Table 2: Primer sequences, PCR conditions, and restriction enzymes (RE) used for genotyping rs12998 and rs5780218 polymorphisms in KiSS1 gene. AT: annealing temperature.

After PCR-RFLPs the 238 bp fragment (rs12998) and the 294 bp fragment (rs5780218) show two bands each of 158 bp and 80 bp and 224 bp and 70 bp, respectively. In the presence of variant alleles the restriction sites are lost in both polymorphisms (Figures 1(a) and 1(b)).

Figure 1: Genotyping of KiSS1 gene rs12998 (a) and rs5780218 (b) polymorphisms. PCR and hydrolysed products digested with restriction enzymes Nla IV or Sml I separated on 8% polyacrylamide gels with silver nitrate staining. The molecular weight markers used were a 25 bp ladder and a 50 bp ladder, respectively.
2.3. Statistical Analysis

To infer the haplotypes for the groups we used the Haplotype Reconstruction Program . Hardy-Weinberg equilibrium was tested on the observed genotypes. All groups were compared using and Fisher’s exact test when needed; a value of ≤0.05 was considered significant. The strength of any given SNP-cancer association was measured by odds ratio (OR) and its corresponding 95% confidence intervals (CI).

Allelic and genotypic distributions were determined by gene counting and are presented as simple frequencies. Contingency tables and Chi-squared tests were used to compare the allele and genotype frequencies and haplotype association among the BC patients and BBD or healthy individuals as well as to test for the presence of Hardy-Weinberg equilibrium among the genotypes.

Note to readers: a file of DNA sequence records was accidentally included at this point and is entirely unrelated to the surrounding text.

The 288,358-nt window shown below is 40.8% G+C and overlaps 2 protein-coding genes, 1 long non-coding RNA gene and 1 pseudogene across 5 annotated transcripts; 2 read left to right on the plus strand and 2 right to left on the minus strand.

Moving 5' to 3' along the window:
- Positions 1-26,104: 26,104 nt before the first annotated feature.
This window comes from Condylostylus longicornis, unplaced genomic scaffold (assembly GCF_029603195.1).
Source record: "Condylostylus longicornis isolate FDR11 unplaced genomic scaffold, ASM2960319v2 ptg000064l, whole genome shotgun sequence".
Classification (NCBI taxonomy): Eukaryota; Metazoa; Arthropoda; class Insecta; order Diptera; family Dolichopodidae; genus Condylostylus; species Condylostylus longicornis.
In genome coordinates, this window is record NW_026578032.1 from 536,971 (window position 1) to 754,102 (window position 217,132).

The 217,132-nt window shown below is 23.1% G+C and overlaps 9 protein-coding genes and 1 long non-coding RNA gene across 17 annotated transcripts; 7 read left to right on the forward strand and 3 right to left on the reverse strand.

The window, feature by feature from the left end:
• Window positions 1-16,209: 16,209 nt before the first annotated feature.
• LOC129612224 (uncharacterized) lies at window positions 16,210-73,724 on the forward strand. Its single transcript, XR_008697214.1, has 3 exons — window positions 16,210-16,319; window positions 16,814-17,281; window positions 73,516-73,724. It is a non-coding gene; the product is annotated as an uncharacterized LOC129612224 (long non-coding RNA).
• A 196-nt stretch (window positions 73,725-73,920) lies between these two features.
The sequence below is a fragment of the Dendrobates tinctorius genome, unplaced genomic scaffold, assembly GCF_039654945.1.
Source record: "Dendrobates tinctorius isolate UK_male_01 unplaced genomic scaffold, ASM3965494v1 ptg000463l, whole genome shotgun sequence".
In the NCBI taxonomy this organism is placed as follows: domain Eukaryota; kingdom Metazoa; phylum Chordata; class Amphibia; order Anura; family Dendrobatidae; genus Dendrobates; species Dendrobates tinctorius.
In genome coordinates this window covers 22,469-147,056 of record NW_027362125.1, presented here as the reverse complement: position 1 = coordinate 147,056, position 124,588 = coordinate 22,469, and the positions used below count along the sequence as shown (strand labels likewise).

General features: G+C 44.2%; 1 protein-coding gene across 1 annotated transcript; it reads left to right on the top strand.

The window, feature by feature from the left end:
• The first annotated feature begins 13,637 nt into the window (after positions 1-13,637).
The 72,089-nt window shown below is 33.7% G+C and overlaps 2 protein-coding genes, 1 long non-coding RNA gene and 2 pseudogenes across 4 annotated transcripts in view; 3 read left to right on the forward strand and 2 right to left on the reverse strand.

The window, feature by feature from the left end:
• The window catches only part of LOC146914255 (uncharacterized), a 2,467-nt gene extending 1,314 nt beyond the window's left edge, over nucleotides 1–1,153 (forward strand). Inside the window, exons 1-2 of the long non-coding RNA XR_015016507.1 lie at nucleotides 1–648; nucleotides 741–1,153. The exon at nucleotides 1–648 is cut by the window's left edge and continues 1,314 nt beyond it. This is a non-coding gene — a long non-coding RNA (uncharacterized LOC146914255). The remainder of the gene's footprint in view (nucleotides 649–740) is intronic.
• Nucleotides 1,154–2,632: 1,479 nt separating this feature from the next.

3. Results

3.1. Polymorphisms

A total of 220 DNA samples were analyzed: 78 were from patients that were classified within the BC group whilst 52 were of the BBD group and 90 samples were from the GP group (general population individuals).

Table 3 shows the allelic and genotypic frequencies for rs12998 and rs5780218 polymorphisms in KiSS1 gene in the three study groups. There is no difference between BC and BBD groups for both polymorphisms; however, when GP was compared versus BC or BBD groups there are differences which could be due to the type of tissue (blood versus paraffin-embedded tissue) from which DNA was extracted (Table 3).

Table 3: Genotype frequencies for KiSS1 suppressor metastasis gene rs12998 and rs5780218 polymorphisms in three groups and statistical analysis between groups. BC: breast cancer; BCD: breast cancer disease; GP: general population.